Saying that increased transparency can help ease tensions between police and the public, California Atty. Gen.
"The California Department of Justice sits on a trove of data, a treasure trove of data," Harris said at a news conference in Los Angeles. "The spirit behind this is that we want to share this with the public in a way that can encourage better public policy."
Dubbed by Harris as the "Open Justice" initiative, her plan is built around a website that gives the public access to three sets of data collected by the department: people who die while in custody; arrests and bookings; and police officers killed or injured on duty.
Harris also said she supports a bill being debated by lawmakers that would increase reporting requirements for police. Under the proposed law, departments would have to report to the Department of Justice on all cases in which people are seriously injured by officers in shootings or other uses of force.
Harris said she expects more types of data to be included in the future, and she called on researchers, journalists and others to take advantage of the newly available data. She said she hoped that access to the information would help rebuild ties between police and the public that have eroded badly in the wake of several killings by police in California and elsewhere.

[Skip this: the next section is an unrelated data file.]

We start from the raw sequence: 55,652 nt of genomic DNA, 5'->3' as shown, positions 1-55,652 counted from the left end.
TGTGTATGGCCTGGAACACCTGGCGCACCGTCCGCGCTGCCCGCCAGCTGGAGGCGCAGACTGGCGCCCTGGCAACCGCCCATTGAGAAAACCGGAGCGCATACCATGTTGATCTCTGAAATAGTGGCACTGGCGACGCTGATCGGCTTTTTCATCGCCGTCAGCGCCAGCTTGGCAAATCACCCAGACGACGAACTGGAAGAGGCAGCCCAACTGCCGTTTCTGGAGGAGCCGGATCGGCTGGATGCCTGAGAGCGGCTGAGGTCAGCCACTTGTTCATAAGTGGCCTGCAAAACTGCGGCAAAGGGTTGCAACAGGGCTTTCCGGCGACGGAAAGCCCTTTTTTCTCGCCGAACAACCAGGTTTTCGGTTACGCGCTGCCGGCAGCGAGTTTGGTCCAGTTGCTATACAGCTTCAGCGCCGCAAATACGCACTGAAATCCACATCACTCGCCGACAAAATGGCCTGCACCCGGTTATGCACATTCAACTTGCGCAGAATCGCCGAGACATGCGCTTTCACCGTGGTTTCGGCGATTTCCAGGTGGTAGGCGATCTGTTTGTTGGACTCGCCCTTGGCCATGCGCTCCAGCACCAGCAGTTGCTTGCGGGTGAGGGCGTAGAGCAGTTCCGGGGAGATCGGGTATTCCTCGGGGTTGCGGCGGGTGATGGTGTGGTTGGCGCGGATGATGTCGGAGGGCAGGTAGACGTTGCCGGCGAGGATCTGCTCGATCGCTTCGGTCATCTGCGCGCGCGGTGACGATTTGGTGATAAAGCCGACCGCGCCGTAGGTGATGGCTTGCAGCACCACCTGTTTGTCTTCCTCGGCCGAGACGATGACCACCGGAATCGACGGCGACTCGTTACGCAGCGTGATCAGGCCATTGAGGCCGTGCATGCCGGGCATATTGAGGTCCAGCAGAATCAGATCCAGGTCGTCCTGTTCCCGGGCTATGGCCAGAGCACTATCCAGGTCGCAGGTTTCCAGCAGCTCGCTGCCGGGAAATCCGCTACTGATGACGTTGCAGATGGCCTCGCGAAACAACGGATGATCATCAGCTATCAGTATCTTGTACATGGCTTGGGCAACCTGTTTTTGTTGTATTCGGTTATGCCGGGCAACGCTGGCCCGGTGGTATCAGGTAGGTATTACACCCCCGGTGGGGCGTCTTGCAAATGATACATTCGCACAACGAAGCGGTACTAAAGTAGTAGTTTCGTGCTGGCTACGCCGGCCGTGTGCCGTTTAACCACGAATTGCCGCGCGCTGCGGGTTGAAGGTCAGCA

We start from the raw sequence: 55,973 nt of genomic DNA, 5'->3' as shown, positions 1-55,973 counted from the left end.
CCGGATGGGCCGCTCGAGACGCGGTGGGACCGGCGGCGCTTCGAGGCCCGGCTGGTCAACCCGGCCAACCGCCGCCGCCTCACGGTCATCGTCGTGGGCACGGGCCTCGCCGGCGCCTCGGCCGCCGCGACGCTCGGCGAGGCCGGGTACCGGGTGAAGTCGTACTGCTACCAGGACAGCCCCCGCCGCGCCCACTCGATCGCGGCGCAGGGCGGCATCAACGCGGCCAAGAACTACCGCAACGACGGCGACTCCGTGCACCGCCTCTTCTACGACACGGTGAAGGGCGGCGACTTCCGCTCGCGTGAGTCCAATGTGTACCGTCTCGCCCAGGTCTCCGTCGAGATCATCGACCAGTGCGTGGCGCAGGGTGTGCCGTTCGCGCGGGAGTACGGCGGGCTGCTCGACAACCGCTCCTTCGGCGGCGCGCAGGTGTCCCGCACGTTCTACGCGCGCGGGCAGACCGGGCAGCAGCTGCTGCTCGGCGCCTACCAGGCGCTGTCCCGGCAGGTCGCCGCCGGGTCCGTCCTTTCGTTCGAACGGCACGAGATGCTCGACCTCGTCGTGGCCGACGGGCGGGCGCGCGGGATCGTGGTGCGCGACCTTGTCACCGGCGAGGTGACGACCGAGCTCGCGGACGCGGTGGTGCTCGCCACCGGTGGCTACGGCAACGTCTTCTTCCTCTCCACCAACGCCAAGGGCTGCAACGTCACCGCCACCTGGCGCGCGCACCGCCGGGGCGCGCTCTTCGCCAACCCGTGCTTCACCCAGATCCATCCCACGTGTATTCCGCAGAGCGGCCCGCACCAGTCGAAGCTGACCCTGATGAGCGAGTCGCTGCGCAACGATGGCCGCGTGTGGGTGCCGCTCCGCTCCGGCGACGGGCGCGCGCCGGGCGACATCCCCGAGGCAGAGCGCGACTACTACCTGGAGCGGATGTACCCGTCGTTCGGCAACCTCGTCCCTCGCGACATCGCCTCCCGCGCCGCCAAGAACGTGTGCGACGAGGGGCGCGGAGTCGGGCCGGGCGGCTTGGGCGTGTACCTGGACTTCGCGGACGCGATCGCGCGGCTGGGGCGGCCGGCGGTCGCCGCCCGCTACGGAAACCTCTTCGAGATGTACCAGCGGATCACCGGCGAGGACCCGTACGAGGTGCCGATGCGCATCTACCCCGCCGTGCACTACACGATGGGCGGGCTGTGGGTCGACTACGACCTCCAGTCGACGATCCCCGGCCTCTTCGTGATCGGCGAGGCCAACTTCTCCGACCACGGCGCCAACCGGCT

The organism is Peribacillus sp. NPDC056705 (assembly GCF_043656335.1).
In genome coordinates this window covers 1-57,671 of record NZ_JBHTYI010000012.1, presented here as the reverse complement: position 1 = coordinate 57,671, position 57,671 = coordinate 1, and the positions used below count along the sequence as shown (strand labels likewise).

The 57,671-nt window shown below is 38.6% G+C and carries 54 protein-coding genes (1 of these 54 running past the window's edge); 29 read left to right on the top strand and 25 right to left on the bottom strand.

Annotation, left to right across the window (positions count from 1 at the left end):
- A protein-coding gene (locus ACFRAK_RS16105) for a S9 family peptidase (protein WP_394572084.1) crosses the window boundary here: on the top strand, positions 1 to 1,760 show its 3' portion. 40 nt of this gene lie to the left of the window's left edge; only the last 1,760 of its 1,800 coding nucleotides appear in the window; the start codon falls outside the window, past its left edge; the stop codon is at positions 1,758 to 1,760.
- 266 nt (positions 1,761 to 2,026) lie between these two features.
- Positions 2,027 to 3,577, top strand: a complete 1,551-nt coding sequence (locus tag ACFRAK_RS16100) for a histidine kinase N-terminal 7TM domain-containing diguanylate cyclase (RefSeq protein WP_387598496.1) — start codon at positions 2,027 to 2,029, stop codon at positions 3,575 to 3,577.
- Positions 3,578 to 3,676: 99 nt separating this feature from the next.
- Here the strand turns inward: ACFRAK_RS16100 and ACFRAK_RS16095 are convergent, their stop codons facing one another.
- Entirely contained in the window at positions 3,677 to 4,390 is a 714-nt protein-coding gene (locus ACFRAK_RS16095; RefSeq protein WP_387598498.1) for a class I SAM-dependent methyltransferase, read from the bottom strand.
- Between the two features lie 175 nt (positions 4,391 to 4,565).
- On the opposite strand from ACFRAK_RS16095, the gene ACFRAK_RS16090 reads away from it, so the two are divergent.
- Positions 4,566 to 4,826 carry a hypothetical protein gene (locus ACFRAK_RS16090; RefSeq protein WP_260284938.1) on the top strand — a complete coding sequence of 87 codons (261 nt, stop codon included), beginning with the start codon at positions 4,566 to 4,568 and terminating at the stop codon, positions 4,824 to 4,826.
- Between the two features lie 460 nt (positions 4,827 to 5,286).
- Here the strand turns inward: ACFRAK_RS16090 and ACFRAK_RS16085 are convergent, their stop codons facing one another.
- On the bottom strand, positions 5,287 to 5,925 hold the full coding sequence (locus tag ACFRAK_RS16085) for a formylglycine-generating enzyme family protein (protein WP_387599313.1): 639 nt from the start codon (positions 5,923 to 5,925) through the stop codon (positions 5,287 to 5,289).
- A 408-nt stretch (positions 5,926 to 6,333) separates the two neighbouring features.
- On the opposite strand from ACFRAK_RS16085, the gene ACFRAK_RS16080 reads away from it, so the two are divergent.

U.S. Rep. Karen Bass (D-Los Angeles), who, along with Los Angeles Police Chief Charlie Beck, joined Harris at the news conference, echoed the attorney general, saying the data could knock down false assumptions held by the public. She pointed out that 61% of the nearly 7,000 people who died in custody between 2005 and 2014 succumbed to natural causes, according to the state's data. Many people, Bass said, would have assumed the majority of the deaths are caused by law enforcement officers.
Asked whether she had concerns about the accuracy of the databases, which rely on local agencies reporting deaths and arrests accurately, Harris said she was confident they were reliable.
There have been indications, however, that police departments do not accurately report in-custody deaths. A report last year by the Orange County Register, for example, found at least 20% of fatal shootings by police in Southern California were not included in the state's count.